The Days of Awe also ask us how we can turn round right in our relationships with each other.
Unitarianism was once described as the branch of our religious family tree believing humanity too good to be damned while, it was said, Universalists held that God is too good to damn us.  At the end of the 19th century, Unitarian theology expressed optimism about human capability and possibility.  Unitarian minister James Freeman Clarke published a volume entitled “Vexed Questions in Theology,” including in it a sermon from 1886 listing “Five Points of a Theology for the Future”:
1. The Fatherhood of God
2. The Brotherhood of Man
3. The Leadership of Jesus
4. Salvation by Character
5. The continuity of human development in all worlds or the progress of mankind onward and upward forever.
The progress of mankind onward and upward forever.
As we moved into the 20th century, our optimism was tested and tempered by World Wars  fox holes, mustard gas, concentration camps, internment camps, the nuclear bomb  and the Great Depression in between.   Yet this optimism remained, and is still today, a strand woven tightly into the fabric of our faith.  This aspect of our heritage – the optimism of Rev. Clarke’s theology for the future joined with our individualism extrapolated from our first principle focusing on respect for worth and dignity of every person  this can leave us theologically thin and relationally tested in the face of circumstances that demand turning; that call us to journey to the place we require of humans; to the place of forgiveness and repair.  When the Book of Life is opened to the U’s, I suspect we’ll find inscribed there a few lines about how these things have led us to miss the mark.
Now I don’t know about you, and I don’t know about here . . . but sometimes . . . we are so reluctant to admit weakness or failure or struggle to ourselves, let alone to others.  Many of us learned to keep a “stiff upper lip”.  Tough it out.  Though surrounded by friends, family, and others who could offer support, our focus on individualism can leave us stranded “knee deep in a river” of companions and “dying of thirst”.  Our fierce affirmation of tolerance can mean we “put up” with harmful or demeaning behaviors when respect, dignity and interdependence demand we put a stop to them.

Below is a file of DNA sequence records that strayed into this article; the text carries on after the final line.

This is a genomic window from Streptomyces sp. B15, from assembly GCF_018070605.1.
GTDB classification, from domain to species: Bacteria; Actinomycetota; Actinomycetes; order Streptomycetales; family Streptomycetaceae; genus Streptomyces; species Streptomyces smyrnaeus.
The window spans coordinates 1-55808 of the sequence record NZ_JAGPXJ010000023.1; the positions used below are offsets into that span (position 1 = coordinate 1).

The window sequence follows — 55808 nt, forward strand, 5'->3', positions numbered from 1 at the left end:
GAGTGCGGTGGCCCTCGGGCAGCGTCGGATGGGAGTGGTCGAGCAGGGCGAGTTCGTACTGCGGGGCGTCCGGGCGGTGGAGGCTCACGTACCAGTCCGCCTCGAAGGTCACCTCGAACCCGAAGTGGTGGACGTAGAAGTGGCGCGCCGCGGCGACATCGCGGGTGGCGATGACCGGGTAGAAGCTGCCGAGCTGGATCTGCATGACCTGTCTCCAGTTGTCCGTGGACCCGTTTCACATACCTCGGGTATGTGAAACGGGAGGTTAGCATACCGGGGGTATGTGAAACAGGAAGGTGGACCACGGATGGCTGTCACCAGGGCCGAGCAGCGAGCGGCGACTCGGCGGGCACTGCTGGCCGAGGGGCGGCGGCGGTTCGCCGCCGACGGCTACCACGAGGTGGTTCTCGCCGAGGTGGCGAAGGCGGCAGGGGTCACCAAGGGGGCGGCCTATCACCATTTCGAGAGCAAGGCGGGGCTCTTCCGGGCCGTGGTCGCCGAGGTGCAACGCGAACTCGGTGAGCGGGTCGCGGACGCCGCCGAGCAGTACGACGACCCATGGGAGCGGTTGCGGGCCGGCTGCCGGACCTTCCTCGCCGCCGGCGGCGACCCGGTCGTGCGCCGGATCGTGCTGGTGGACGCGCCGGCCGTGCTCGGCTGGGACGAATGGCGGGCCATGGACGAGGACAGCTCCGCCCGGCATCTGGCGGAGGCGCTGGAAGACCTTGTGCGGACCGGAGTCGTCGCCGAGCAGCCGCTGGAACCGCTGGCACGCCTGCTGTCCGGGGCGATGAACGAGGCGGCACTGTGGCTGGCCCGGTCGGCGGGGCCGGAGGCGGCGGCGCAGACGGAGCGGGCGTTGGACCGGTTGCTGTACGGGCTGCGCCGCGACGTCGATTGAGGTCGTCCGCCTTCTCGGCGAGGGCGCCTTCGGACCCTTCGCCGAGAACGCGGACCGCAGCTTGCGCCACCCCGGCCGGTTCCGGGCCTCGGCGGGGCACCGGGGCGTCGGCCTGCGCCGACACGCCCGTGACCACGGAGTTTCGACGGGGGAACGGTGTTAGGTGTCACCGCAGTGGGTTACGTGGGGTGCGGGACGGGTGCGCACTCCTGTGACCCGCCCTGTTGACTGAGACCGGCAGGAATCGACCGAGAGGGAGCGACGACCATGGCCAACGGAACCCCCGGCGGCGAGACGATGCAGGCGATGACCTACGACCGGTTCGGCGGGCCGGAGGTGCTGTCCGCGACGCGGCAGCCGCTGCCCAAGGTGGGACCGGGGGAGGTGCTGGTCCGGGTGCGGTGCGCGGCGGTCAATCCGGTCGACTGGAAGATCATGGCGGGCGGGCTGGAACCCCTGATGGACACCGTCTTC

Over the last few years I had come to believe that we just might be in the midst of a collective “turning ’round right.”  In Repair: The Impulse to Restore in a Fragile World Elizabeth Spelman writes
“Homo reparans stalks the land.  Humans seem everywhere and ceaselessly engaged in projects of repair  nursing machines back to life, patching up friendships, devising paths of reconciliation for conflicting peoples. (102) Repair destroys brokenness.  The consolation it offers is that undesirable states of brokenness can themselves be broken . . . . When I offer an apology to you . . . I am seeking to destroy the state of rupture between us. (p 134) Repair is necessary because  theological views aside we are manifestly imperfect creatures in an imperfect world. (p.136) To apologize to someone is to say that there is a harm worth attending to, a relationship worth mending, a rule worth honoring, a community worth preserving. (p.83) An apology is an invitation to share in a ritual of repair, in a dance that takes more than one dancer. . . . forgiveness might be seen as a willingness not just to acknowledge the invitation to dance but to accept it, give it a whirl, to engage with a partner even if warily. (p85)